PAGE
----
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The Census and Contracts-for-Deed

Little Rock       One somewhat nagging problem the ACORN Home Savers Campaign has confronted over the last several years, especially when we looked at the frequency of “contracts-for-deed” was the lack of definitive data.  Sure, we knew in Detroit that more contracts-for-deed were being registered under real estate transfers in recent years than were any form of traditional mortgages, but such information was local, not uniform, and decidedly not national.  For some inexplicable reason during the aftermath of the Great Recession in 2008, the Census Bureau under President Obama dropped the question from the 2010 census creating a black hole on a gnawing problem.  We can guess why, but we don’t know definitively.

My comrade and friend, the filmmaker Charles Koppelman, joined ACORN’s “volunteer army” when we were hitting the doors in Pittsburgh in the spring of 2017 trying to get to the heart of these issues with the Home Savers Campaign.  He had his camera rolling when a local Pittsburgh ANEW member and I were visiting with a woman, as she lay on her couch recovering from back surgery, in her home.  At first, she said she didn’t have a contract-for-deed, but the more we talked the clearer in became that she had a 30-year contract with a subsidiary of Harbour Portfolio, that was absolutely a contract-for-deed.  The interest rate was 12%.  The terms were onerous.  The contract was precarious.  If she missed a payment, they could take back the house, and she would lose everything.  Harbour, a Dallas-based hedge fund, had flaunted the fact that it was using such contracts to flip thousands of properties it had acquired at foreclosed property auctions conducted by Fannie Mae and Freddie Mac.  She was ready to organize with the campaign once she got back on her feet.  Charles learned more in talking to us about the situation so knew the information gap created by the Census that was preventing a full understanding of how widespread the return of such contracts might be.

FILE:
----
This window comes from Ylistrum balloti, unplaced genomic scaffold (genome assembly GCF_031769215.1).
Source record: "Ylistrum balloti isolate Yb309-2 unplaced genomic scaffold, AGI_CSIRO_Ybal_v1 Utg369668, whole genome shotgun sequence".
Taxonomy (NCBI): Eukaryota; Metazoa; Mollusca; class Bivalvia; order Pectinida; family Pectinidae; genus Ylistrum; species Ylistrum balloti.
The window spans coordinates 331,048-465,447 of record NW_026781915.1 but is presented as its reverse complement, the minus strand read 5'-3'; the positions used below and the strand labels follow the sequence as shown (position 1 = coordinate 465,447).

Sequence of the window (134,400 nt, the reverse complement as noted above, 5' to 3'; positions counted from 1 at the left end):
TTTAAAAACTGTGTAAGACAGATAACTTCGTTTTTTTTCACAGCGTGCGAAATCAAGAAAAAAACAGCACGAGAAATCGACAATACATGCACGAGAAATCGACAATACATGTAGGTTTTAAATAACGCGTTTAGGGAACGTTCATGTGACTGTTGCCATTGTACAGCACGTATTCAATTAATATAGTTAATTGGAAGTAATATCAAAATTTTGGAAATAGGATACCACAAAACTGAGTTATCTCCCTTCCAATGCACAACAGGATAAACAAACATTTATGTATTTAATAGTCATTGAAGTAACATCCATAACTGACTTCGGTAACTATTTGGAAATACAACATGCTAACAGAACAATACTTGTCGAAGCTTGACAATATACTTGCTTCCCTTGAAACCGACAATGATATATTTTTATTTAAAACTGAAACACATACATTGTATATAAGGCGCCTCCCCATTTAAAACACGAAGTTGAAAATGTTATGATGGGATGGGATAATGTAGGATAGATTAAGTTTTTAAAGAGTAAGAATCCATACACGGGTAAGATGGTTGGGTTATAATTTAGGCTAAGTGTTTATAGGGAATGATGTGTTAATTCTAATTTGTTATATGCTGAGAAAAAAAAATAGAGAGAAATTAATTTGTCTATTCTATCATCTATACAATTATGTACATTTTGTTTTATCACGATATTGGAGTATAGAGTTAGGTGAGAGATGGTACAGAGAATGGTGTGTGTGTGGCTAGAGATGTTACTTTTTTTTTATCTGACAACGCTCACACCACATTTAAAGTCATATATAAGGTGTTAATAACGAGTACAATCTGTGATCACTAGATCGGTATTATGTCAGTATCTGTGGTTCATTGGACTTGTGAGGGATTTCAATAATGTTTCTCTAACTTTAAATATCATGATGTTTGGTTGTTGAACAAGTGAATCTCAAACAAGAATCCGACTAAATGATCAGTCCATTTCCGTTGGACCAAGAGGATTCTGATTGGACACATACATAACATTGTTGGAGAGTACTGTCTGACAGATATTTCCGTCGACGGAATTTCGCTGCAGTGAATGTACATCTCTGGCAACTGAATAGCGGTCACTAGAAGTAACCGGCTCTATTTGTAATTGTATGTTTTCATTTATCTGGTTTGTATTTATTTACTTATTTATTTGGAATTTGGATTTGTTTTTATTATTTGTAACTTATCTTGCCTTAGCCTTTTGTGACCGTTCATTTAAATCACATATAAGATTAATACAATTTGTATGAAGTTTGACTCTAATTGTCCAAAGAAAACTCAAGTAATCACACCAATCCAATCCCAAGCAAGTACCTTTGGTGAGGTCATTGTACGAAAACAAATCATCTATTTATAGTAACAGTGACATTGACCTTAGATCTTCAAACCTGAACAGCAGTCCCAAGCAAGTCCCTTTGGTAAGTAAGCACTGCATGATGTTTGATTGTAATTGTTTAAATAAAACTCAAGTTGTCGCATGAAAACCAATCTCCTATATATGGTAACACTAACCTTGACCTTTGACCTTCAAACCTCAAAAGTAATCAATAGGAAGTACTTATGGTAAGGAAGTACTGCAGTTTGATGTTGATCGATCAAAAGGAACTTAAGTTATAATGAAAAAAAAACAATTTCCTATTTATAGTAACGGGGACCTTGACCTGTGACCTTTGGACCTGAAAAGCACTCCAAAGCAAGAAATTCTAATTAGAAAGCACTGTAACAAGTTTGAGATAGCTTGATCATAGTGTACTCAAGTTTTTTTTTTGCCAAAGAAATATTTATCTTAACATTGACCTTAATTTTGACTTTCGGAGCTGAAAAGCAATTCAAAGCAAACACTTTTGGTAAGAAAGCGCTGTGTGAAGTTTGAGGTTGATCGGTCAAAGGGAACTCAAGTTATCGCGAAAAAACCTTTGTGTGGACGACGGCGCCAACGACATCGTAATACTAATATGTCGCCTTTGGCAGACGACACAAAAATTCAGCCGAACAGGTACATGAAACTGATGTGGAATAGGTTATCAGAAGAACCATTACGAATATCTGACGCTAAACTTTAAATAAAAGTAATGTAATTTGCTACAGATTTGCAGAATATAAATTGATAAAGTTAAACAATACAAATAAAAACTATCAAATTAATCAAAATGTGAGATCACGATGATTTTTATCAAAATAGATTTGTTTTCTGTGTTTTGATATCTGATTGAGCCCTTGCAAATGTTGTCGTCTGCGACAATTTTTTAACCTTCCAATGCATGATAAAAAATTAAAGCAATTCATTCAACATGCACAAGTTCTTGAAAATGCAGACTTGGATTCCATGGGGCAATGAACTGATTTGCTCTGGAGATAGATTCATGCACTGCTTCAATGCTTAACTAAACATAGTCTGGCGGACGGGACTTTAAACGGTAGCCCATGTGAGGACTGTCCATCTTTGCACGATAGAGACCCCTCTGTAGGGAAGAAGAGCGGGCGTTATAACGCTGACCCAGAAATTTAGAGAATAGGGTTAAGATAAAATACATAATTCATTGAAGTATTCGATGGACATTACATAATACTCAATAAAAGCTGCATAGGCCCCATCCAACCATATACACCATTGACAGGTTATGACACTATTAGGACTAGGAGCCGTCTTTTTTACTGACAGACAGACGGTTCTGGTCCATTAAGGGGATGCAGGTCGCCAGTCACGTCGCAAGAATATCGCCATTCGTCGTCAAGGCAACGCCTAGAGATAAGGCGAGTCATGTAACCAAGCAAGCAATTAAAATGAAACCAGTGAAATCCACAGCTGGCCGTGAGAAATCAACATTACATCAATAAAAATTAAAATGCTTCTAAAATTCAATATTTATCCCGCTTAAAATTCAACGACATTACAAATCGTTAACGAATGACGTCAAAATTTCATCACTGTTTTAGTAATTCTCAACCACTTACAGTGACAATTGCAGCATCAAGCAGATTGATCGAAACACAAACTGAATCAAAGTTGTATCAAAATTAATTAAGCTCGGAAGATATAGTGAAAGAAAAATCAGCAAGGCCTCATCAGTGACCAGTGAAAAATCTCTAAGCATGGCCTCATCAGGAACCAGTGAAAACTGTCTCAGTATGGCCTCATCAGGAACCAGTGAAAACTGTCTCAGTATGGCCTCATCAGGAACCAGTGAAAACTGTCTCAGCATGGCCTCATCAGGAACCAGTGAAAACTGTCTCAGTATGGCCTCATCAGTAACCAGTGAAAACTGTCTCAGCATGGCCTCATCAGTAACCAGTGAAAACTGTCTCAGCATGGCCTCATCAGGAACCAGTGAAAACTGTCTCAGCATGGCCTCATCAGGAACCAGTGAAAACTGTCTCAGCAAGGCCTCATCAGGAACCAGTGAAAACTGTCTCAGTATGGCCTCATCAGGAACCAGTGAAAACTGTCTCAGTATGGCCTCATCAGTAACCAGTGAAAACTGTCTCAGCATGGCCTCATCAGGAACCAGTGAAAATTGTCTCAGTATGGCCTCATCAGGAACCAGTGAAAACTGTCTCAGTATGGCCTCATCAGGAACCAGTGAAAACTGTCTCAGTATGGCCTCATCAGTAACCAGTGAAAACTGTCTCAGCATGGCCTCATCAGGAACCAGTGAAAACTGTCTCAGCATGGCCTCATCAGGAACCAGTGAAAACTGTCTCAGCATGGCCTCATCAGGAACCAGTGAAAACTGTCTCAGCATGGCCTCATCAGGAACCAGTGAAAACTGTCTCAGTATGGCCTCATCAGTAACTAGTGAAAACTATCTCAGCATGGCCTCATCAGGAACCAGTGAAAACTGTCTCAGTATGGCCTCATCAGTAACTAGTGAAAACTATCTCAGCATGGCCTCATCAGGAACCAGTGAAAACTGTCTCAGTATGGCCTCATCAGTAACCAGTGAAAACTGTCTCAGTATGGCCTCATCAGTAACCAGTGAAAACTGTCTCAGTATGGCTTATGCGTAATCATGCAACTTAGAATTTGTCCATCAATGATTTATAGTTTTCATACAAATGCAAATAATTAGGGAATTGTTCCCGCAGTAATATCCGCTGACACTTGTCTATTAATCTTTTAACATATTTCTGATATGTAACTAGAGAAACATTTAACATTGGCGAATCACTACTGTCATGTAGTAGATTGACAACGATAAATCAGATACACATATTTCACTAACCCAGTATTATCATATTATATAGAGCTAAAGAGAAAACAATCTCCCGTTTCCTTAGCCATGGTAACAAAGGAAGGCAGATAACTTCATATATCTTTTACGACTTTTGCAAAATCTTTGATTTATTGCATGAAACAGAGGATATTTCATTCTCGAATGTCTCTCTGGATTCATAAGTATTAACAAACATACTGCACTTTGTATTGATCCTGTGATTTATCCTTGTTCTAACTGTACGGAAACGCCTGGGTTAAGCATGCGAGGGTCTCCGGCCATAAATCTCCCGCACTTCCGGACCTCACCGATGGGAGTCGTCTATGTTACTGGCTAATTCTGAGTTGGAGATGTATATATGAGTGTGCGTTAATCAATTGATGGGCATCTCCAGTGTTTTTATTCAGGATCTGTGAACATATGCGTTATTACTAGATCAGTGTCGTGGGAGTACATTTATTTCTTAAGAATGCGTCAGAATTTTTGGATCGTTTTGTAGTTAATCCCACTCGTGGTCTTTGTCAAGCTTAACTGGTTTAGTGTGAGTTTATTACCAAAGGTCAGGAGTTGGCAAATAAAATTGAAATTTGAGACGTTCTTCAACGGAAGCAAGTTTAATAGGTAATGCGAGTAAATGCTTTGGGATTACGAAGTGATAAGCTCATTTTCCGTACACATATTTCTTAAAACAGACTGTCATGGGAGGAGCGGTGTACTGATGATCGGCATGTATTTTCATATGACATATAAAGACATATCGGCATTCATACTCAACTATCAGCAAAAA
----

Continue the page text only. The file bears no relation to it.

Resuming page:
Charles lives in the Bay Area of California.  He sent me a screen shot of something very interesting yesterday.  He had received a Census form to fill out in the mail, and darned if it didn’t have a question – once again – asking whether the household was under a contract-for-deed.  Voila!   Some bureaucrat deep in the bowels of the Census Bureau must have seen the smoke signals about the fact that this often-predatory product is back, and slipped the question back into the queue.

It will help, but it’s no panacea of course.  The visit in Pittsburgh 18 months ago provides that answer.  Too often given the desperation that pushes many families into these kinds of agreements as they search for affordable housing in almost any condition also leaves them uncertain of the details, including what to call the agreements they have signed.  The brokers are often very loose lipped in the way they encourage people to see such agreements as mortgages.  Others agreements that are only different in degree, like Lease-Purchase-Options, Rent-to-Own, Lease-to-Own, etc, etc, aren’t contracts-for-deed that are now actually monitored by Dodd-Frank but should earn a “check” in that Census box as well.

The data won’t be perfect by a long shot, but magically we are somehow back to where we were in 2000 when the numbers were last counted, so on the 2020 Census the inclusion of the contracts-for-deed question is at least something to put in the good news column.